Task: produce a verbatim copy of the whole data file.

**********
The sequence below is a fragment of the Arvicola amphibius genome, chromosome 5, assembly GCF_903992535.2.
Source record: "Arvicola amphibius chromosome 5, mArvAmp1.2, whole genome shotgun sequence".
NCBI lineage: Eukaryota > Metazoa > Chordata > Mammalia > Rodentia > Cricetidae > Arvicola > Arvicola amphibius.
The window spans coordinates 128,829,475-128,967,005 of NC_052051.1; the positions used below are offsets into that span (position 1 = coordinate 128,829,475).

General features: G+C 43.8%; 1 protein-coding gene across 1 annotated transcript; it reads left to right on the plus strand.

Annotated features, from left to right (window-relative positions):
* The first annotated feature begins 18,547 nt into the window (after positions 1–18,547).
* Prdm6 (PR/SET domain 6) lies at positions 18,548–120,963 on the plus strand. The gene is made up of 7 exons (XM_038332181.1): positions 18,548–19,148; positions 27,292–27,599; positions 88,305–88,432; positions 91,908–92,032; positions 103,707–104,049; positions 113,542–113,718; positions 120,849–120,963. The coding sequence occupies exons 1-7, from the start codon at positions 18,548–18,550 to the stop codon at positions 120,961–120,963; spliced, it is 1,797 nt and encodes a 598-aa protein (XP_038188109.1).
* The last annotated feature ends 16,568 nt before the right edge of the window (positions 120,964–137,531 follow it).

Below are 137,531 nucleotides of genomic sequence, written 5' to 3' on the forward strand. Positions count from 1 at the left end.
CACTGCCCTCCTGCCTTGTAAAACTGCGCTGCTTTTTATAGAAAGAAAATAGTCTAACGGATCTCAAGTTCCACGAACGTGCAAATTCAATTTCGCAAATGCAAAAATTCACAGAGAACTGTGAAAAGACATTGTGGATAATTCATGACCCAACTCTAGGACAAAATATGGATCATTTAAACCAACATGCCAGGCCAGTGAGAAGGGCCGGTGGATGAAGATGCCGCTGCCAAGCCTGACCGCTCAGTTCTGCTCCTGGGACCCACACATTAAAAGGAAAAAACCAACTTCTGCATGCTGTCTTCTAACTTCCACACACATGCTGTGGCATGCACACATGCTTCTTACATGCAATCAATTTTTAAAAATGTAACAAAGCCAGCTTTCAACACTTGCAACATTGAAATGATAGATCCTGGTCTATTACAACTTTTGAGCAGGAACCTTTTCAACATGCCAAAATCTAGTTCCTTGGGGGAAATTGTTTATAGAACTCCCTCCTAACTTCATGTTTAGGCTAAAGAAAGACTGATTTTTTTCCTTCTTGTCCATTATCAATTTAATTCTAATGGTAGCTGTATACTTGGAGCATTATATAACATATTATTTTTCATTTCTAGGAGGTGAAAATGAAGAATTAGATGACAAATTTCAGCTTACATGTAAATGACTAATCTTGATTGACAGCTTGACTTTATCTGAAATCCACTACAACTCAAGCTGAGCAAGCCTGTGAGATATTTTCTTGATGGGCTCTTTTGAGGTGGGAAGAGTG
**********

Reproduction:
The sequence below is a fragment of the Arvicola amphibius genome, chromosome 5, assembly GCF_903992535.2.
Source record: "Arvicola amphibius chromosome 5, mArvAmp1.2, whole genome shotgun sequence".
NCBI lineage: Eukaryota > Metazoa > Chordata > Mammalia > Rodentia > Cricetidae > Arvicola > Arvicola amphibius.
The window spans coordinates 128,829,475-128,967,005 of NC_052051.1; the positions used below are offsets into that span (position 1 = coordinate 128,829,475).

General features: G+C 43.8%; 1 protein-coding gene across 1 annotated transcript; it reads left to right on the plus strand.

Annotated features, from left to right (window-relative positions):
* The first annotated feature begins 18,547 nt into the window (after positions 1–18,547).
* Prdm6 (PR/SET domain 6) lies at positions 18,548–120,963 on the plus strand. The gene is made up of 7 exons (XM_038332181.1): positions 18,548–19,148; positions 27,292–27,599; positions 88,305–88,432; positions 91,908–92,032; positions 103,707–104,049; positions 113,542–113,718; positions 120,849–120,963. The coding sequence occupies exons 1-7, from the start codon at positions 18,548–18,550 to the stop codon at positions 120,961–120,963; spliced, it is 1,797 nt and encodes a 598-aa protein (XP_038188109.1).
* The last annotated feature ends 16,568 nt before the right edge of the window (positions 120,964–137,531 follow it).

Below are 137,531 nucleotides of genomic sequence, written 5' to 3' on the forward strand. Positions count from 1 at the left end.
CACTGCCCTCCTGCCTTGTAAAACTGCGCTGCTTTTTATAGAAAGAAAATAGTCTAACGGATCTCAAGTTCCACGAACGTGCAAATTCAATTTCGCAAATGCAAAAATTCACAGAGAACTGTGAAAAGACATTGTGGATAATTCATGACCCAACTCTAGGACAAAATATGGATCATTTAAACCAACATGCCAGGCCAGTGAGAAGGGCCGGTGGATGAAGATGCCGCTGCCAAGCCTGACCGCTCAGTTCTGCTCCTGGGACCCACACATTAAAAGGAAAAAACCAACTTCTGCATGCTGTCTTCTAACTTCCACACACATGCTGTGGCATGCACACATGCTTCTTACATGCAATCAATTTTTAAAAATGTAACAAAGCCAGCTTTCAACACTTGCAACATTGAAATGATAGATCCTGGTCTATTACAACTTTTGAGCAGGAACCTTTTCAACATGCCAAAATCTAGTTCCTTGGGGGAAATTGTTTATAGAACTCCCTCCTAACTTCATGTTTAGGCTAAAGAAAGACTGATTTTTTTCCTTCTTGTCCATTATCAATTTAATTCTAATGGTAGCTGTATACTTGGAGCATTATATAACATATTATTTTTCATTTCTAGGAGGTGAAAATGAAGAATTAGATGACAAATTTCAGCTTACATGTAAATGACTAATCTTGATTGACAGCTTGACTTTATCTGAAATCCACTACAACTCAAGCTGAGCAAGCCTGTGAGATATTTTCTTGATGGGCTCTTTTGAGGTGGGAAGAGTG